Linen Bedding…is there anything greater in this world?
It’s soft to the touch, cool in the summer, warm in the winter, and the perfect weight and texture!! I can go on and on about my love for this wonderful, magical, transcendent fabric but I’ll stop since bedding is a personal preference and not everyone shares my love for linen…but if you do then read on my kindred spirit!
The beginning of a lifelong hunt for linen bedding started when I stumbled upon an Anthropology sale online. Little did I know at the time, the prices I was about to pay (average of $7-$12) was unheard of so I made the mistake of only getting a few items which I will always regret.
Linen is one of the oldest forms of fabric. It’s woven from the flax seed and has a lot of awesome qualities:
- Extremely durable (30% stronger than cotton)
- Doesn’t lint
- Releases stains easily
- Resists mold & mildew
Some of you may be asking: “What’s the big deal?”
Well, let me just ask one question–“Have you ever spent a few nights sleeping in a bed with linen sheets?!”
I cannot fathom a world in which human skin wouldn’t rejoice at the feel and pure heaven that is linen bedding, but I digress.
The Quality, Weight, and Wear are all important factors for a good experience with linen bedding. So lets talk about these subjects a bit and then get to some high quality, and of course, budget friendly sources for all that wonderful linen bedding! And let me also say, I’m not an expert, these are just my observations and experiences. So this is a research paper of sorts (a long one at that)! Remember…this is just a blog post.
Just like with anything else in life, pour quality can ruin a potential believer. I have yet to sleep on vintage Irish or European linen bedding, although it’s a dream of mine (yep, I made a pun, aren’t you proud?). If money was of no concern I would spend my days hunting down vintage linens all day and fill my house with nothing else. However, for most of us money is important so lets move on.
- Thread count is not a term used for linen bedding. Instead the durability and feel is referred to as weight (more on this later). Flax is a very thick fiber so even the highest quality, has between 50-150 thread count, if someone is telling you otherwise they are probably trying to pass off a cheap linen blend.
- Stitching is an important quality factor on sheets, but I STRONGLY recommend you make sure that the flat/fitted sheet does not contain a seam down the middle. This can not only be uncomfortable but also cause a weak point that has a tendency to wear over time. Linen is not easily found in widths necessary for large mattress sizes so it can be important to double check this before purchase, especially if purchasing from a source like etsy.
- If shopping markets for vintage sheets its advised to have some experience with the feel of linen. Without having the ability to ask about the mill used to make the linen, and often no way of knowing who manufactured the bedding it can be difficult but there are a few things you can check to help spot quality linen:
- Check the weave of the bedding; Look for any inconsistencies or areas that are pulling apart. Linen has natural areas that are nubbier or may contain the exterior fiber of the plant but the weave should be consistent throughout the entire sheet.
- Check color consistency; Flax is hard to dye and it can be obvious when corners have been cut. If white sheets have areas of yellow this may be because the chemical processing used to bleach the flax fiber was done with lower grade whiteners that were exposed to light/heat and the areas will always remain yellowed (these will look different than age stains). For colored items check for lighter areas or dampen the fabric slightly to check for color running, these are signs of cheap coloring processing that will not hold over time.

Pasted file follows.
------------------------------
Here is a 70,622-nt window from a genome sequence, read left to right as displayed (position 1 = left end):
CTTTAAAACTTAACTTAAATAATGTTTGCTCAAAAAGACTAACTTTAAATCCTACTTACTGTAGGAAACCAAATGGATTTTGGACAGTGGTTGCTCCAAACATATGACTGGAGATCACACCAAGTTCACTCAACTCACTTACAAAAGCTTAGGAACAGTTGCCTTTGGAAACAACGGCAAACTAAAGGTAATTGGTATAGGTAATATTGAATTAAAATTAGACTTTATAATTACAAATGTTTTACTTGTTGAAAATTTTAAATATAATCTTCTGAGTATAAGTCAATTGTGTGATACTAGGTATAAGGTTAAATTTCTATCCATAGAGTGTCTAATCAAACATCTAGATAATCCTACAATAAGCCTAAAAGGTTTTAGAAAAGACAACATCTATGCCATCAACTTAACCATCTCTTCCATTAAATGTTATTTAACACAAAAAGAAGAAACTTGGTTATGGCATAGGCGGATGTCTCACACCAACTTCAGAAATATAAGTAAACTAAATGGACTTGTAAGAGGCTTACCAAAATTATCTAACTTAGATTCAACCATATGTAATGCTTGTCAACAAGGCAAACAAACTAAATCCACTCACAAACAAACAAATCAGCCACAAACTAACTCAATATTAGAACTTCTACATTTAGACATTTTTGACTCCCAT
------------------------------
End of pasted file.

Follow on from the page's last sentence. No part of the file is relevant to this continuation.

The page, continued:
- Linens natural wrinkles are part of it’s charm. If the linen sheets seem too smooth and folds aren’t holding creasing well it’s a good bet that it’s not 100% linen fabric or has been treated with chemicals that could harm the natural fiber and cause breakage.
- What is most important in the search for new bedding made of the highest quality linen is the source of the mill. There are a few popular retailers that have been called out (and many more that have not) for sourcing their linen from China mills that underpay and overwork their employees and therefore, the quality is of course not on par with ethically sourced mills which have been weaving linen for hundreds of years.
Did You Know?: Linen labelled “Belgian Linen” is grown and made into linen fabric entirely in Europe (Belgian), while “Belgian Flax Linen” is made from the flax seed harvested in Europe but is manufactured anywhere in the world (usually India & China).
The internet is a wealth of information on this topic if your interested, but at the very least I recommend searching for the port “bill of landing” for the company before purchase. If information comes up that the linen textiles are imported from a Chinese mill, then do as much research on the mill/company as possible before paying a premium price. *There are a few sites that allow free searching for basic information and paid membership for complete information, if nothing is available but you suspect they may be sourcing from a China mill there are also ways to search for Chinese exports instead of US imports.
So, if purchasing new luxury grade bedding that will last many lifetimes is most important, pay attention to the mill used to source the linen and do some research to decide if they are producing a quality material. The retailer should be open to answering any questions about the sourcing and manufacturing of their linen products since it’s known to be an important factor.
How to buy the highest quality linen?: (Warning: This comes at a price)